Those mid-summer post-breeding wanders continue to delight birders throughout the Mid-Atlantic States. One colorful denizen of ponds and wetlands that has yet to put in an appearance in the Lower Susquehanna River Watershed this year is the Black-bellied Whistling Duck. You might remember this species from earlier posts describing the fortieth anniversary of your editor’s journey to the Lower Rio Grande Valley of Texas. Like many other birds, the Black-bellied Whistling Duck has been extending its range north from Texas, Florida, and other states along the Gulf Coastal Plain. Populations of these waterfowl are chiefly resident birds with some short-distance movement to find suitable habitat for feeding and nesting. They are not usually migratory, so summertime wandering may be the mechanism for their discovery of new habitats advantageous for nesting in areas north of their current home.
Presently, at least two dozen Black-bellied Whistling Ducks are being seen regularly at a stormwater retention pond in a housing subdivision along Amalfi Drive west of Smyrna, Delaware. This small population of avian tourists has spent at least two summers in the area. Just yesterday, Black-bellied Whistling Ducks were seen and photographed about ten miles to the east at Bombay Hook National Wildlife Refuge. Nine were counted there while 27 were being watched simultaneously at the Amalfi site. Earlier this week, a single Black-bellied Whistling Duck visited the John Heinz National Wildlife Refuge in Philadelphia, indicating that the influx of these vagrants has transited the entire Delmarva Peninsula and entered Pennsylvania. So while you’re out watching for those first southbound migrants of the year, be on the lookout for wayward wanderers too—wanderers like Black-bellied Whistling Ducks!
Back in late May of 1983, four members of the Lancaster County Bird Club—Russ Markert, Harold Morrrin, Steve Santner, and your editor—embarked on an energetic trip to find, observe, and photograph birds in the Lower Rio Grande Valley of Texas. What follows is a daily account of that two-week-long expedition. Notes logged by Markert some four decades ago are quoted in italics. The images are scans of 35 mm color slide photographs taken along the way by your editor.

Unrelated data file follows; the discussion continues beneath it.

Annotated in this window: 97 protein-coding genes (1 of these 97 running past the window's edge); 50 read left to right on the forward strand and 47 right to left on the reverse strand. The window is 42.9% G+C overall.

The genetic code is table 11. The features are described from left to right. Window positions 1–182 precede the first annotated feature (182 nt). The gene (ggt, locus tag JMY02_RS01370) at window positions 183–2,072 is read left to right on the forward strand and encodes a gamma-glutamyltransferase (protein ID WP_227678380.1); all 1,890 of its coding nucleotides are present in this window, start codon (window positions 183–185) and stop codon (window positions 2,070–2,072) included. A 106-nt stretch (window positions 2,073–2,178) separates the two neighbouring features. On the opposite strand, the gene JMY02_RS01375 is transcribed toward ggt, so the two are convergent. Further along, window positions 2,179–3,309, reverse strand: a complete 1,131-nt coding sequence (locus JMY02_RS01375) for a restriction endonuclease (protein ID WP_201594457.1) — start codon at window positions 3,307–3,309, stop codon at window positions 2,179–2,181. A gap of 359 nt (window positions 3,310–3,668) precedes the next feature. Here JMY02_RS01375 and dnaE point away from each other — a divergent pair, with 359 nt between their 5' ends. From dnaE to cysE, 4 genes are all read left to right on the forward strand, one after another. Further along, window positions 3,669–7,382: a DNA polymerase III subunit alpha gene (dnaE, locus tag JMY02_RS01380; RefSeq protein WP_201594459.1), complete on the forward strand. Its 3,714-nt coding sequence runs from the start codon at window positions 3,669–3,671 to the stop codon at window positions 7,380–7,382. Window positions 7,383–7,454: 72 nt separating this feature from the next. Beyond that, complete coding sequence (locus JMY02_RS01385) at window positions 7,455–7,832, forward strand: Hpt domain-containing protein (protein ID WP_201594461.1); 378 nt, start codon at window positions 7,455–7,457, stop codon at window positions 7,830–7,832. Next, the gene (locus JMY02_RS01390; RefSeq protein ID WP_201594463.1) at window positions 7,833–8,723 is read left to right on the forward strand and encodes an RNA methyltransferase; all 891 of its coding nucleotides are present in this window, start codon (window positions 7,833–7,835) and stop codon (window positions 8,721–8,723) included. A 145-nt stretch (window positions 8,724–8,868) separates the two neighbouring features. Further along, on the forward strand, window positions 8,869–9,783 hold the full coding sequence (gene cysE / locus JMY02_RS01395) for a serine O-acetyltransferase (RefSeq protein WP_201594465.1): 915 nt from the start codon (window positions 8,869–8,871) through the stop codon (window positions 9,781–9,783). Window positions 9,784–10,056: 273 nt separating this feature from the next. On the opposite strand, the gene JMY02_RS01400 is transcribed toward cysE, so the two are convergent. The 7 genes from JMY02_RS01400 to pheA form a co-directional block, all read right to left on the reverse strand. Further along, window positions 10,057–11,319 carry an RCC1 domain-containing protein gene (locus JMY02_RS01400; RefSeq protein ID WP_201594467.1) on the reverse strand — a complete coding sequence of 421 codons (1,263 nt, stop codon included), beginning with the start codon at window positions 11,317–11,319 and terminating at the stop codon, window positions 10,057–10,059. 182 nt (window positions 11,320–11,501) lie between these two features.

DAY FOUR—May 24, 1983
“AOK Campground—South of Kingsville, Texas”
“Arose at 6:30 A.M. to the tune of Common Nighthawks. After breakfast, we headed for Harlingen. While driving south we saw six pairs of Black-bellied Whistling Ducks. At Harlingen we phoned Father Tom, who is an expert birder for the area.”
As we drove south to Harlingen, much our 100-mile route was through the Laureles division of the King Ranch, the largest ranch in the United States. It covers over 800,000 acres and is larger than the state of Rhode Island. The road there was as straight as an arrow with wire fences on both sides and scrubland as far as the eye could see. Things really are bigger in Texas.
Once in Harlingen, we did two things no one needs to do anymore:
Find a coin-operated telephone to place a call to Father Tom.
Ask Father Tom for the latest tips on the locations of rare and/or target birds.